Wilkins: “Every title you're given, to me – as a guy who came into this league undrafted – is very valuable. I take that very seriously. I care about the players in this league and their livelihood. I'd like to think my input, as the player rep for the players' association, helps us all. It's one opinion, but it's a voice that's being heard. I care very deeply about that. The respect level in the locker room, I guess that comes from me being a fighter. I'm with them 100-percent. If they were in a foxhole, I'd be right there with them.”

Q: That fighting mentality, has that helped you have staying power in the league?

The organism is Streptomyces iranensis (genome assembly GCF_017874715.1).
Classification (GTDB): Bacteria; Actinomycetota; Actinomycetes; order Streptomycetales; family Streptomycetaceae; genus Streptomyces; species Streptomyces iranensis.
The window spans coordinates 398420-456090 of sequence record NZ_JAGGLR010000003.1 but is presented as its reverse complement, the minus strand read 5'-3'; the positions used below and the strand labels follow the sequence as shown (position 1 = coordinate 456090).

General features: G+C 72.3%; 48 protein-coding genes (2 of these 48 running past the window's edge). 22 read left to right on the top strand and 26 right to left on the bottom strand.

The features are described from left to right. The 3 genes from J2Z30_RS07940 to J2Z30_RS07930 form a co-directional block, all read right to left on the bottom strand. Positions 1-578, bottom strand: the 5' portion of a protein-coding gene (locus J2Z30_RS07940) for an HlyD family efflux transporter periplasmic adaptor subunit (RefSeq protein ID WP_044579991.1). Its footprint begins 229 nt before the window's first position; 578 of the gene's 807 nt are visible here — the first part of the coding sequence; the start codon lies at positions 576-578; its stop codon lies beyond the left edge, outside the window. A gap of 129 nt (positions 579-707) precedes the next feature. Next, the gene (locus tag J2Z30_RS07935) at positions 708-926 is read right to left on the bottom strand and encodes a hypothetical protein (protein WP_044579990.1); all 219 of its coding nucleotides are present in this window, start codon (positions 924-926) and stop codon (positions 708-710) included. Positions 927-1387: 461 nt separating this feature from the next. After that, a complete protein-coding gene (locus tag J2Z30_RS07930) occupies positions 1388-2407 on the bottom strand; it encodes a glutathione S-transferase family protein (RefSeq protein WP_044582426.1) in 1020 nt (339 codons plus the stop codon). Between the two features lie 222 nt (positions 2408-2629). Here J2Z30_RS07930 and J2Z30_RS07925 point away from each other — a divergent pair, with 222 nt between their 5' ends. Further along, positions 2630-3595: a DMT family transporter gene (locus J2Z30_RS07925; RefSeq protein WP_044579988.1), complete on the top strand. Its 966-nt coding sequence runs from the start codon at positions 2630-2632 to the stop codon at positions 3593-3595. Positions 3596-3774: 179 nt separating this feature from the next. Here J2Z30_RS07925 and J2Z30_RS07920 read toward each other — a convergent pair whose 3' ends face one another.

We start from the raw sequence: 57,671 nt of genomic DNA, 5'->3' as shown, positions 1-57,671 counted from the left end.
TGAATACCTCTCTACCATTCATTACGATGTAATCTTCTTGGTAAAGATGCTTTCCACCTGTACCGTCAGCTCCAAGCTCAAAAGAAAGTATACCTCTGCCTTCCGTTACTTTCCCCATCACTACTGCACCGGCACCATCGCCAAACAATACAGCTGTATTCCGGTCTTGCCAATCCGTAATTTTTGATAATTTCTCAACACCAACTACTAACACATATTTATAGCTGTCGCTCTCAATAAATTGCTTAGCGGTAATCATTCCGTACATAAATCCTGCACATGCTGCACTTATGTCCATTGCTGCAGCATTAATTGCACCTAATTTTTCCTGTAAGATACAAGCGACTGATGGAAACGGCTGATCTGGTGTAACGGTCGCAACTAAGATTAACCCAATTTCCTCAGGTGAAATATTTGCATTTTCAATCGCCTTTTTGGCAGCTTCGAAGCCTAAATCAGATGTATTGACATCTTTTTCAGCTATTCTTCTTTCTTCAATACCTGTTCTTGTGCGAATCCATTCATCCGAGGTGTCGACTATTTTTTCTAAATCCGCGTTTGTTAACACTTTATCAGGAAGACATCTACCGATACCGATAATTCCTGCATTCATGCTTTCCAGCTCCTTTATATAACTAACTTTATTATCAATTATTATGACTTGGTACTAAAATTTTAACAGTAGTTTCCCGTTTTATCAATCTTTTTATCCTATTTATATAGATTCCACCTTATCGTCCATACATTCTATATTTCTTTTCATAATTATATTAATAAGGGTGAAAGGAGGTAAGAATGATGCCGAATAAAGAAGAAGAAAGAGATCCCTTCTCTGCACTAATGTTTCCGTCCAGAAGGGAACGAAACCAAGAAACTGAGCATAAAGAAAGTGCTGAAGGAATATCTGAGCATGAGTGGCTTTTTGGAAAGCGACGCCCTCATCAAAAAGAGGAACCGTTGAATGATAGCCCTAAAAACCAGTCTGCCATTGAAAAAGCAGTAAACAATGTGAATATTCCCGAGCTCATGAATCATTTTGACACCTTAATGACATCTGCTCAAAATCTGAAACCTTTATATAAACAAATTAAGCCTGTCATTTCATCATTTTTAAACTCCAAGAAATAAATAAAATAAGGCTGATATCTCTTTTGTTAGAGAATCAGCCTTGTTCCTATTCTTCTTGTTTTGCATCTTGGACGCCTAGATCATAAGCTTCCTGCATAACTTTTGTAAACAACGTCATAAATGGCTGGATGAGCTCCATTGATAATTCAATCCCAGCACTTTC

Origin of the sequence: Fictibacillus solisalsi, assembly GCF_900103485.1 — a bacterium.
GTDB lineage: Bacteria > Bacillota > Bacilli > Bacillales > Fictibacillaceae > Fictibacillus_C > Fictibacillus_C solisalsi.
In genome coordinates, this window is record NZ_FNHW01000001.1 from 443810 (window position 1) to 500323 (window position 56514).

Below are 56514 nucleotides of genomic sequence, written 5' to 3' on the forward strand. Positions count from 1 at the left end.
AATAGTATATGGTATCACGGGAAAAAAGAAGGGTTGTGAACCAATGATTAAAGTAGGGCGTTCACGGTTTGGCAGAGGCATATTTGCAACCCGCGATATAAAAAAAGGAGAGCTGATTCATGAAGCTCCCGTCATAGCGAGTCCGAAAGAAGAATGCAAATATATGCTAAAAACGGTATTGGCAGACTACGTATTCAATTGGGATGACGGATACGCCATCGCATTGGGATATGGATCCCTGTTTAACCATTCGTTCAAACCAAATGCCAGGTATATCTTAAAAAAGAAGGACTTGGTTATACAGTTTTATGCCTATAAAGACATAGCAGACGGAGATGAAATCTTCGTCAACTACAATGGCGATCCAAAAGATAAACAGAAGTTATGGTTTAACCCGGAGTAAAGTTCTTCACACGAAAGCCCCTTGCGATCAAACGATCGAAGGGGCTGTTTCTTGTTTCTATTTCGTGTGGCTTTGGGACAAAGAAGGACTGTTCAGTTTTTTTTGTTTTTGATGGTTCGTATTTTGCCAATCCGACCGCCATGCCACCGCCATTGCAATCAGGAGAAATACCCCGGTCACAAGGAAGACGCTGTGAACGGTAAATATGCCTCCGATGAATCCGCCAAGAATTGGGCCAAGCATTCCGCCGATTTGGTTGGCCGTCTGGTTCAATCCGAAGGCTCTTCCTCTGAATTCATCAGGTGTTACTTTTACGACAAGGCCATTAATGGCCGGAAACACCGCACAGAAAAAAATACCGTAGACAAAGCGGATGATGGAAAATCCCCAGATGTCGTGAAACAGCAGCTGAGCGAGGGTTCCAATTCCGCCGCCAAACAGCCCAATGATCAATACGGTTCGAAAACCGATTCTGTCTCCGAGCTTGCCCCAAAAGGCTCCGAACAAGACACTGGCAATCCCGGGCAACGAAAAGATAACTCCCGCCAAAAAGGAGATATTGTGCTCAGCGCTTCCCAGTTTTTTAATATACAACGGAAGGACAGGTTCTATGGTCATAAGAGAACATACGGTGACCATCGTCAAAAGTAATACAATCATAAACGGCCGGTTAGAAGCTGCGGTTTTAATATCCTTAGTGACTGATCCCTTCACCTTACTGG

Wilkins: “I don't accept no, even when I asked a girl out when I was younger. If she told me no, I couldn't believe she was telling me no. I was like, 'Wait a minute. Look at me. Seriously. Look at me.' I just can't accept no. I can't accept can't. Even my children, they'll walk around the house and say can't. It's a word I refuse to allow them to use because, even with my agent at the time, when I was coming out of college, he asked me if playing overseas was an option. I said it would be if I didn't feel like I was an NBA player. Him telling me that made me feel a little bit discouraged because he knew where my heart was and that I wanted to play in the NBA. Him asked me that felt like something wasn't right. Lo and behold, I didn't get drafted, but I didn't think that meant I wasn't an NBA player. I couldn't accept that. I worked my butt off and that's what I do every day. I'm reminded of that night every single day, and I don't take life too seriously. I love going to work. I love going home watching 'Scandal' OnDemand. I don't go anywhere in Philly, No. 1, because it's cold (Wilkins is from Georgia), and No. 2, because I hear sirens everywhere I go. When I'm home, I hear sirens all day. I don't hear no birds chirping. I hear sirens, so I take that as my warning to stay in the house. I'm just a laid-back guy who likes working, likes getting better and likes having a good time.”